David McWethy PhD is an Assistant Professor in the Department of Earth Sciences at Montana State University. His research focuses on understanding how changes in climate and human and natural disturbances shape the structure and function of ecosystems in the western US, Australia, the Pacific Basin, and South America. His research utilizes fossil pollen, charcoal, plant remains, and the geochemical fingerprint found in lake-sediment and ice cores to reconstruct past changes in climate, vegetation, fire, and human activity.

Sally Moyce RN, PhD is an assistant professor in the College of Nursing at Montana State University. Her research interests focus on occupational exposures to extreme heat for outdoor workers. She studies the intersection of occupational policy and human health, with an emphasis on immigrant workers. Sally teaches nursing research and population-focused nursing courses.

Richard Ready PhD is a professor of environmental and resource economics at Montana State University. Dr. Ready has a bachelor’s degree in Natural Resources from Cornell University and master’s degree and PhD in Agricultural and Resource Economics from the University of Wisconsin. Previously, he was on the faculty at University of Kentucky, The Norwegian University of Life Sciences, and Pennsylvania State University. His research addresses topics including environmental health, climate change, invasive species, landscape change, and outdoor recreation. He has served on several editorial boards of professional journals and on the EPA Science Advisory Board’s Environmental Economics Advisory Committee.

Lisa Richidt MPH is a Senior Epidemiologist for the Montana Department of Public Health and Human Services. She works in the Chronic Disease Bureau where she analyzes data from multiple surveillance systems, develops program goals and objectives, and conducts program evaluation. Before moving to Montana in 2011, Lisa spent two years working for the Centers for Disease Control and Prevention and attending Emory University in Atlanta, Georgia. Prior to that, she served as a Peace Corps Volunteer in Mozambique where she taught high school biology and coordinated a variety of health/HIV-related projects.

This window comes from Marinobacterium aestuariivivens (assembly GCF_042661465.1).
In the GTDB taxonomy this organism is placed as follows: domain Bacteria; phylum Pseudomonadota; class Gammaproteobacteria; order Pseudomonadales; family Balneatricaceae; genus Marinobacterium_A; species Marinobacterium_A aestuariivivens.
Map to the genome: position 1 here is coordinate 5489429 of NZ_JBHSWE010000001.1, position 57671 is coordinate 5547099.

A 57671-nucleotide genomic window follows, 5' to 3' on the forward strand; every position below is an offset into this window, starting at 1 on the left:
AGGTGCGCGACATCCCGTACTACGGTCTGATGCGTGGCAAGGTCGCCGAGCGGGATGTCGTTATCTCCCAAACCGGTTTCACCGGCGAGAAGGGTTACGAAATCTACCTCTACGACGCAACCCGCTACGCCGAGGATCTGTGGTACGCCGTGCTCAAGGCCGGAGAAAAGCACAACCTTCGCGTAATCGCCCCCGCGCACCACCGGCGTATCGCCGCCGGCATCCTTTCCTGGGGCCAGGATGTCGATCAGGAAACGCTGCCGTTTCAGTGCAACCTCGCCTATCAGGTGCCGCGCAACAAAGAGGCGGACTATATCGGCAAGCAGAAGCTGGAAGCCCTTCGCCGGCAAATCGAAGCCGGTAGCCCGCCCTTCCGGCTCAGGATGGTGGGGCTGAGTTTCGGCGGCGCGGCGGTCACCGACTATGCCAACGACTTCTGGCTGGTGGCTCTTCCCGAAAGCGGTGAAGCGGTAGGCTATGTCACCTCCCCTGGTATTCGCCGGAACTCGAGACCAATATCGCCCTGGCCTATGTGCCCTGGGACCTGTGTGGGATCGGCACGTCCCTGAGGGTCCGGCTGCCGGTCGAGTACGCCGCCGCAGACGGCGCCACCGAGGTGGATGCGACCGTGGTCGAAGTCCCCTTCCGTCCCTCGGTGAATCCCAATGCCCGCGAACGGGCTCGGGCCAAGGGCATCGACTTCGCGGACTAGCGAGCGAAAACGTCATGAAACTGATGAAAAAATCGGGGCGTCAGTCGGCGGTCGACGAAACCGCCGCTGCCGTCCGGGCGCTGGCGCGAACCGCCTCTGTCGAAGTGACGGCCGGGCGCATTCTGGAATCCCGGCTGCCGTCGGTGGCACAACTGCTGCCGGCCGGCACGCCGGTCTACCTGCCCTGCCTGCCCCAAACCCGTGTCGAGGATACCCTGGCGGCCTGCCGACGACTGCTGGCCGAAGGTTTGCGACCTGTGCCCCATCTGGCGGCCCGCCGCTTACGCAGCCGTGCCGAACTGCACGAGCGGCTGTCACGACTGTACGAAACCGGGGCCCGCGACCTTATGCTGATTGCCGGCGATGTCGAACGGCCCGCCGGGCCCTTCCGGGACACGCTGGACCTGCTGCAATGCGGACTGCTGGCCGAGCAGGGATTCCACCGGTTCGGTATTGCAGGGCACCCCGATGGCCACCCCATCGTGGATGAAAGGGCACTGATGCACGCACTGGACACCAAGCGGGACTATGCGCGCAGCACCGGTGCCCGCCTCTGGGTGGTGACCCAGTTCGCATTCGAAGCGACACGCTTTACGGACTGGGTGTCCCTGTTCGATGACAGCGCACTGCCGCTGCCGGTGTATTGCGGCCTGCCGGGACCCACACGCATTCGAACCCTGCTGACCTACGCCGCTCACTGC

Jennifer Robohm PhD is a clinical psychologist on the faculty of the University of Montana Family Medicine Residency of Western Montana. She is part of the 2020 class for the Bloomberg Fellowship Program at the Bloomberg Johns Hopkins School of Public Health, where she will be working on the physical and mental health impacts of climate change in Montana. Dr. Robohm and Hayley Blackburn, PharmD, recently received a planning grant from the Montana Healthcare Foundation to develop “climate change and health” curriculum and continuing education programming for healthcare trainees and practicing health professionals in our state.

Nick Silverman PhD, PE is a Faculty Affiliate and Adjunct Professor at the University of Montana in Geosciences and the College of Forestry. His academic research focuses on identifying hydroclimatic trends in mountainous landscapes and the interactions between water, climate, and vegetation. Nick has a background in Physics and Engineering and is a licensed Civil and Water Resources Engineer in the State of Montana. He received a PhD in Hydroclimatology from the University of Montana in 2014 and led the climate analysis for the 2017 Montana State Climate Assessment. Currently, Nick works around Montana and the greater Pacific Northwest on projects that help land managers build adaptive capacity to solve food, water, and energy challenges related to climate change.

Eliza Webber MPH is a Research Project Manager at the Center for American Indian and Rural Health Equity at Montana State University. She graduated with an MPH from Yale School of Public Health in 2015, specializing in chronic disease epidemiology and social and behavioral science. Since then, she has worked in program evaluation, assessing community-wide diabetes prevention interventions, and in clinical health outcomes research, using state and nation-wide datasets to explore indicators and trends in pediatric cardiac disease. Eliza’s work is driven by her passion for eliminating health disparities.

Cathy Whitlock PhD is a Regents Professor in Earth Sciences and Fellow of the Montana Institute on Ecosystems at Montana State University. She is recognized nationally and internationally for her scholarly contributions and leadership activities in the area of long-term environmental and climate change, with much of her research focused on Montana. Whitlock has published over 200 scientific papers on this topic. She is a member of the National Academy of Sciences, a Fellow of the American Association for the Advancement of Science, and a Fellow of the Geological Society of America. Whitlock is lead author of the 2017 Montana Climate Assessment.